Ceres imaging shares insights to what growers will test and implement to overcome another year of water scarcity issues.

Oakland, CA (December 10, 2021) - One of the biggest trends in agriculture in the coming year is the continued push to precision irrigation. Many in the specialty crops industry consider this the only option short of ripping out trees or not planting acreage.

“While the last decade saw the growth of the use of soil moisture probes and aerial imagery, the biggest trend we predict is building on these platforms to drive results,” said John Bourne, VP at Ceres Imaging. “We need to ramp up things like experimentation and consolidation, while improving on water optimization and utilizing combinations of sources with in-field and remote-sensed data to calculate applied water needs."

2022 Predictions for Irrigation in Agriculture

  • Need for Water Optimization will increase

The 11 major reservoirs in CA are averaging at 38% capacity. With the meteorologists predicting a continuation of the La Nina effect, resulting in below average rainfall in California, water scarcity is going to get only worse for growers. The old way will not be tenable, and growers looking to survive and thrive despite this ongoing reality are going to continue to be investing in technology to solve this problem. In 2022, I predict that there will be greater need for water optimization as a result of continued water demand.

  • Using in field and remote sensed data to calculate applied water needs

We’ve seen a huge shift in 20201 on how growers calculate the amount of water to apply in their fields, and we expect this to go mainstream in 2022. In the past growers have calculated water needs from third party reference data that is representative to a region, not to their unique farm. They have combined this data with visual observation of the tree and some point samples to optimize water needs. A new approach has begun to emerge that we think will go mainstream in 2022: using in field and remote sensed data to calculate applied water needs.

There are two convergent trends that have changed this. First is the growth in remote sensed data that shows the variability of crop water needs across an operation. Groups like Ceres Imaging and OpenET have rolled out successful new products to calculate crop water needs at a level of precision that often helps save 20% or more on water use. The second is the integration of this technology with soil moisture sensors. Growers have begun using soil moisture sensors in the past, but the major limitation is that they are point samples and it’s hard for a grower to always trust if they are accurate and representative of the full picture of variability across their operation. By combining detailed point data sources with a full picture provided by remote sensing, we will see a majority of growers completely change how they calculate crop water needs.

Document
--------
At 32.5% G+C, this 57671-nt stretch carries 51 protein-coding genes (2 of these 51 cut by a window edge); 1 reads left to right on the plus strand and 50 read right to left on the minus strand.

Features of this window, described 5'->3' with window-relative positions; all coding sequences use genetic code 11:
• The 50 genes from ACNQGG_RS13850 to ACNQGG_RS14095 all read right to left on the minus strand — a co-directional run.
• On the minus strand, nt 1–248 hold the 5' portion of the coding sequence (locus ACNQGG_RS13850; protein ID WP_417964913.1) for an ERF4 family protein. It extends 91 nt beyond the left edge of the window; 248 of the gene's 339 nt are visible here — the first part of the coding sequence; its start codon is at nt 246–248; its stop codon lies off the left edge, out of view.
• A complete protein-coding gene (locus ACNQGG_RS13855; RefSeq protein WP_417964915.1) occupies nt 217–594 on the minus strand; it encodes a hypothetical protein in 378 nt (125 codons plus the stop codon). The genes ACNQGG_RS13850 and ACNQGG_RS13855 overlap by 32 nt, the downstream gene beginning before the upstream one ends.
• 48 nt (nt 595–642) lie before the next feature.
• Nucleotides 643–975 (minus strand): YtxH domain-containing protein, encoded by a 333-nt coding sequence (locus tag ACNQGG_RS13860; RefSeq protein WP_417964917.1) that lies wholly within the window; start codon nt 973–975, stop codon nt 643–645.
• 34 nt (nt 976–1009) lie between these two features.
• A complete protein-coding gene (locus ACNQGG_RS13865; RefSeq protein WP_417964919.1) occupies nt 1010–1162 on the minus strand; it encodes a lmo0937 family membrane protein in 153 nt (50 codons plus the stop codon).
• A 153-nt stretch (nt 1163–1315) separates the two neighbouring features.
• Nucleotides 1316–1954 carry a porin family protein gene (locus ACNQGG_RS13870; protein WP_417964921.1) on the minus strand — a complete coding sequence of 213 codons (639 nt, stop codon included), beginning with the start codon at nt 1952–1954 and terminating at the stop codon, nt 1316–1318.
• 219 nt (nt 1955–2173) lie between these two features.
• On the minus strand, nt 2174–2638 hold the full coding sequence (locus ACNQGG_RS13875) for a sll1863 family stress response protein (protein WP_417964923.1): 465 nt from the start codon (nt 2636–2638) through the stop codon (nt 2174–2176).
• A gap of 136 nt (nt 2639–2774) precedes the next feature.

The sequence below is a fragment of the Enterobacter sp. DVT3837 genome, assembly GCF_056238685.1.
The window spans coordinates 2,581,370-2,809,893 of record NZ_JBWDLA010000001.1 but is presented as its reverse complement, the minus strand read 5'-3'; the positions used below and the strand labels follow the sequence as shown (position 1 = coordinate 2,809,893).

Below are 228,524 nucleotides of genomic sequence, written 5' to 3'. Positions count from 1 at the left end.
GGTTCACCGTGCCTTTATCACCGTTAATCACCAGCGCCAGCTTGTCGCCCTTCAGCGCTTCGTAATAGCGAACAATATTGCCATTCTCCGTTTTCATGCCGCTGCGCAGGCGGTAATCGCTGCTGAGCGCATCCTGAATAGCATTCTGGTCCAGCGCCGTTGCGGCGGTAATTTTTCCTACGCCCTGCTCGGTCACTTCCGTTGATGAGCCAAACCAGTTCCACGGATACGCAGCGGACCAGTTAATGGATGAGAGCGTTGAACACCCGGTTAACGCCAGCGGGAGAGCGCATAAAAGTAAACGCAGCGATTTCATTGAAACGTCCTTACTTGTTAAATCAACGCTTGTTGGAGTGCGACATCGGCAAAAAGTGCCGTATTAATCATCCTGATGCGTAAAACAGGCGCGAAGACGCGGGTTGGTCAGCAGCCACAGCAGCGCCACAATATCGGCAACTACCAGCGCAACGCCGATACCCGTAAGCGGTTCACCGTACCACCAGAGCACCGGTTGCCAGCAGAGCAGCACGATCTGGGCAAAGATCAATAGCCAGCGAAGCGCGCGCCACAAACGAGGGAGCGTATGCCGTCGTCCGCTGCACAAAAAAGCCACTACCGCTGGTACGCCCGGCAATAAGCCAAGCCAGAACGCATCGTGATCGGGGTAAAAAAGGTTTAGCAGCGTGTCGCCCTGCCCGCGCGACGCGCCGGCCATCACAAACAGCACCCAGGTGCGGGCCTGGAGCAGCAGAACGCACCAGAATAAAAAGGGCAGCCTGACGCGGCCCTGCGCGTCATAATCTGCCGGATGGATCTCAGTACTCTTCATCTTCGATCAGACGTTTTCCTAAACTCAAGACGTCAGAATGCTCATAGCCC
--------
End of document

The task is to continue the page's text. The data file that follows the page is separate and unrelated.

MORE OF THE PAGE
• Farm Managers will prioritize irrigation efficiency

Growers, researchers and technology companies feel the pressure of increased regulation, and dry conditions will offer no relief. As continued shortages will increase drumbeat for legislation around water efficiency and groundwater management, the entire industry will need to focus more than ever on irrigation efficiency.

  • Growers will embrace experimentation

Those who diversified were better equipped to respond to volatility in 2020. More large and small operations will incorporate deliberate experimentation into their long-term management strategy, with potential to move from ad hoc trial and error to more systematic approaches toward incorporating new technology and different varieties.

  • Agtech space to see more consolidation

“Turmoil of the past year claimed a spate of small outfits. As the industry continues to mature, we'll see an ever-increasing concentration of market share by the remaining players—and that the accelerating product capabilities of the more established players will make market entry by brand new players that much harder.”

  • Data-focused companies will emphasis usability

“Many agriculture technology companies will shift their focus from technical innovation to improving the user experience. A move away from "data overload" to friendlier interfaces could help push some of the newer tools beyond tech-savvy early adopters and into the mainstream.”

At Ceres Imaging, we believe the future of agriculture depends on providing farmers with the right tools—to cover more ground, make the most of their resources, and apply their skill and experience where it's needed most. That's why we're building precision irrigation solutions that help farmers build more profitable and more sustainable operations. By combining in field sensors with advanced analytics and high-resolution aerial imagery, we provide the full picture of crop health. For more information, visit CeresImaging.net.